-One of the greatest strengths of live roleplay is the ability to convey emotions, thoughts and ideas through timing and body language. Though you do not have as much freedom to manipulate the environment, you do have the freedom to move about it as you wish. Whether your character sits, stands, turns their back on or reaches out to another can be a very important part of roleplay. Whether your character pauses before an answer, or shifts awkwardly can change the words and actions of those around you. Plus, you /usually/ are interacting with someone as they are also at their computers and you are least likely to have to wait around forever for them to respond. There is also the visual aspect! Though the game may not be perfect, getting to run around behind the wheel for your character is very exciting and rewarding. You have space, and a world in which to play and friends that you can also see physical representations of. These help make interactions easier and flow in a much more natural way. It is really amazing how far games have come along in physical representations of real life. We better understand and can portray subtle movements and body language that we really rely a lot on in our day to day interactions. From WALL-E where almost no words are ever spoken in the entire story, to games such as Uncharted, where humor is given through well-timed pauses and "looks", live RP allows one to facilitate such natural tendencies in their own interactions!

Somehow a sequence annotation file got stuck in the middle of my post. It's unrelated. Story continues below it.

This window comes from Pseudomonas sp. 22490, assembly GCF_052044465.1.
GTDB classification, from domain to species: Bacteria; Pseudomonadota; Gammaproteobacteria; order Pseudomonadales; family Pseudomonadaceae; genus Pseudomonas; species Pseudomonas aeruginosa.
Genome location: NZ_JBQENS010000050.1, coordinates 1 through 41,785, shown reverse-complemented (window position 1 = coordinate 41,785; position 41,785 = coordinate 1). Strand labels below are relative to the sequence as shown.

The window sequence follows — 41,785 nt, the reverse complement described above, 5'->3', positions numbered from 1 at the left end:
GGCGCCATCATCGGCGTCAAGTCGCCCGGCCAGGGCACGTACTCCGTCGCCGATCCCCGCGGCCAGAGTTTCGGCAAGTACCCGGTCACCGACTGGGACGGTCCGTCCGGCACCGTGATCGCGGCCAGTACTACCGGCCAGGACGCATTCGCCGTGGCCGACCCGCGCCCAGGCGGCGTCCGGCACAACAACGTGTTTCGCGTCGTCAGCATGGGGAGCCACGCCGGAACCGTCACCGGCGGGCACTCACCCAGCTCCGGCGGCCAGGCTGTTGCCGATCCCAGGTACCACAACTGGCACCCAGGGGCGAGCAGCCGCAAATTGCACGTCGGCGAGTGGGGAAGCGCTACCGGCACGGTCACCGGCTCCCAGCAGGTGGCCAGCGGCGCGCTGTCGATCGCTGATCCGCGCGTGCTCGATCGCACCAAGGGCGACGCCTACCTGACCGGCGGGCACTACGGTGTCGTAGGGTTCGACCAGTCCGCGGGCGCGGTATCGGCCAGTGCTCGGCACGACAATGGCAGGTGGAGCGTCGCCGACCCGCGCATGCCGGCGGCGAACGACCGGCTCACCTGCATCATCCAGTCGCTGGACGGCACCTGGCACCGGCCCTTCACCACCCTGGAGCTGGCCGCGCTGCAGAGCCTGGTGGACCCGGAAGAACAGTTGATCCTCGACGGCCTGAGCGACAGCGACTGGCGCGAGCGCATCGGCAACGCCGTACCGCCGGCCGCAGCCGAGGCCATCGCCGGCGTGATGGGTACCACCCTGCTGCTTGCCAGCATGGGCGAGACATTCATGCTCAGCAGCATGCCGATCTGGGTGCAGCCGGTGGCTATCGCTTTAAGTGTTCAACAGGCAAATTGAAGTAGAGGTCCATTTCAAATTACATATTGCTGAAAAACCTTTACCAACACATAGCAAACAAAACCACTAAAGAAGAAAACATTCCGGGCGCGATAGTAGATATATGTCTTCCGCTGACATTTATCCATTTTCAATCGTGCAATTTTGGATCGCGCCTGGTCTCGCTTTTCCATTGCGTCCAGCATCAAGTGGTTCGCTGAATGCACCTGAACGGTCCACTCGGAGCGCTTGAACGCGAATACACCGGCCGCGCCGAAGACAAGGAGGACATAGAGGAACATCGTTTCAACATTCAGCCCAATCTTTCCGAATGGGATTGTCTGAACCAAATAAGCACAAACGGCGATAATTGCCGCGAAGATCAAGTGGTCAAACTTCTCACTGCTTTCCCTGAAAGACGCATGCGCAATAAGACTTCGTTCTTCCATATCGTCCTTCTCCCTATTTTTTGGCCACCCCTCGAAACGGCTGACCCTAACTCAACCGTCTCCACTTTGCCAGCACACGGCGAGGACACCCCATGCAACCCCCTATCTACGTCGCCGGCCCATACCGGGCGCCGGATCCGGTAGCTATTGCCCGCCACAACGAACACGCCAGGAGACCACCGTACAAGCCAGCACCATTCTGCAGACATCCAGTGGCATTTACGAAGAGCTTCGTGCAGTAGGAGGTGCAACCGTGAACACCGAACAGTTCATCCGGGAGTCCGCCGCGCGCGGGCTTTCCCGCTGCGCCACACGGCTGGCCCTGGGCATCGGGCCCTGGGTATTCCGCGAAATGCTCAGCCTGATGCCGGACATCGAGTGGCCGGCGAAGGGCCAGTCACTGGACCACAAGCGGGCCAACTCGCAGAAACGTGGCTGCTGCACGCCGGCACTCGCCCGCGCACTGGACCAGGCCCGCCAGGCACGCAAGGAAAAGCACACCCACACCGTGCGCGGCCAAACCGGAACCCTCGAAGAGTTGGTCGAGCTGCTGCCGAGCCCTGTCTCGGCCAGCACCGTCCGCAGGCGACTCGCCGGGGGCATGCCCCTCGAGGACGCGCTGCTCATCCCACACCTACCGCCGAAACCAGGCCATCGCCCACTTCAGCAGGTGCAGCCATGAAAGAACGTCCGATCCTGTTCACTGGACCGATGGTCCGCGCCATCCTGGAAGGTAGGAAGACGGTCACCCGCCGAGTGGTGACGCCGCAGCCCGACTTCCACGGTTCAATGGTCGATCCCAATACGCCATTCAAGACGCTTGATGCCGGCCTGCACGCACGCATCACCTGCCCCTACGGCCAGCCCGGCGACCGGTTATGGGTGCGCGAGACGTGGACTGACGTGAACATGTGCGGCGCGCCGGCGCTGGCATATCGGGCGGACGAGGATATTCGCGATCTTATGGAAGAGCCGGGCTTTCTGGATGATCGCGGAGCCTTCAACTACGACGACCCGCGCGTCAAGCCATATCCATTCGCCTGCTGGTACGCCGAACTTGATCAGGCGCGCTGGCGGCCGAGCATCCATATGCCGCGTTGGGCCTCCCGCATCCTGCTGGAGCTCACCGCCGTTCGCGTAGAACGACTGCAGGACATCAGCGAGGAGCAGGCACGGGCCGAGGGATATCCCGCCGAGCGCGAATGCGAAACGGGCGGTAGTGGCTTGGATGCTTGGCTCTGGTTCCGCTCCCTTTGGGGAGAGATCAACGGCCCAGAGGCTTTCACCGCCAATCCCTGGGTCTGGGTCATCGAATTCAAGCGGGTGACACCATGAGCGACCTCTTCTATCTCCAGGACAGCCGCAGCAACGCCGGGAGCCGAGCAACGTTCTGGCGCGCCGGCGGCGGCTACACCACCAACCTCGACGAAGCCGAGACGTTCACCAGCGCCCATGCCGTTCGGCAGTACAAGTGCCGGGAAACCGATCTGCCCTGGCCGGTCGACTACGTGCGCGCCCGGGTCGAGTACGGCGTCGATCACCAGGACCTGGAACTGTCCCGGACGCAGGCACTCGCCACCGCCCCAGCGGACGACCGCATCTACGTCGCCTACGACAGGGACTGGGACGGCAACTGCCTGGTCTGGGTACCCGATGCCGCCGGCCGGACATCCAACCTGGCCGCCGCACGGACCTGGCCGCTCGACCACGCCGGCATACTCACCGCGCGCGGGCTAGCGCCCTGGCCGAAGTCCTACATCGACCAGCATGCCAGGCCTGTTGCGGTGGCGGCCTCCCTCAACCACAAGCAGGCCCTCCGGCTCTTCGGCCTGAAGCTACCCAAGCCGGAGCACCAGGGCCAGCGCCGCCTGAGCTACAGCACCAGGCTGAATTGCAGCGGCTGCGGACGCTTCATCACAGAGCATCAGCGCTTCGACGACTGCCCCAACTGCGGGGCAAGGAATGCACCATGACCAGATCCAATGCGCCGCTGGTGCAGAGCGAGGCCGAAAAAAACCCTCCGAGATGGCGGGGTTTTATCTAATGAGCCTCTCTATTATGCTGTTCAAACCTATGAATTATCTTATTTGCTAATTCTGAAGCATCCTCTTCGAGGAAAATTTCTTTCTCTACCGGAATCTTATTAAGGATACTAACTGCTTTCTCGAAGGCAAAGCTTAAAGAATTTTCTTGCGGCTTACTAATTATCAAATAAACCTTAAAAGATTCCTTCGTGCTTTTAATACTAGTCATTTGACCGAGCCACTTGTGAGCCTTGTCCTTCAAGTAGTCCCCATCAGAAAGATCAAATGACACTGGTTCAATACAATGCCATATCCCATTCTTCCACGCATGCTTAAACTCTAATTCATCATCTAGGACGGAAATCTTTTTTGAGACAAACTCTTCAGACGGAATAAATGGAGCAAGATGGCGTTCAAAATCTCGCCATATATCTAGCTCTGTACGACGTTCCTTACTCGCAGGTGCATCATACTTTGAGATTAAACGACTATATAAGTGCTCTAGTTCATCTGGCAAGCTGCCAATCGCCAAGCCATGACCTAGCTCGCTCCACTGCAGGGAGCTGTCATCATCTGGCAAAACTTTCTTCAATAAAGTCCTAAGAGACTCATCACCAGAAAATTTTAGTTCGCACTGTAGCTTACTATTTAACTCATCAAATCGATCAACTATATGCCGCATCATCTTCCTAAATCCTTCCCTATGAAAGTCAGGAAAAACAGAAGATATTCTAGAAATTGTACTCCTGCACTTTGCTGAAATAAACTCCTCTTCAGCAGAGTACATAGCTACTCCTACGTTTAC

On the other hand, with these reasons, live RP suits social interactions more so than any other kind of RP. Action scenes and combat are limited by action sets and the world around one’s self. Characters and their looks are limited to the character creator and clothing/weapons found in the game. Conversations and meetings do really well, while planned missions or events often require a significant amount of the suspension of disbelief to be pulled off. I know with my agent in TOR, he ended up mostly doing paper/desk work and talking to people, as he was not able to do much of his fieldwork in-game. So instead, I saved most of his "badass adventures" for the forums instead!
PROS: subtlety in social cues, body language, timing as a communicative tool, faster RP, good social environment, visual representations of the adventure
CONS: limited to the visuals of the game, difficulty interacting with the environment/nps, action limited to the confines of the game
So ultimately, I enjoy more often than not the live action roleplay within the game. But when I really want to do some specific missions or heavy action based character development, I will turn to forums and story writing! That's my two cents. Until next time!
|Just take the time and enjoy what you do! That's what it is all about!|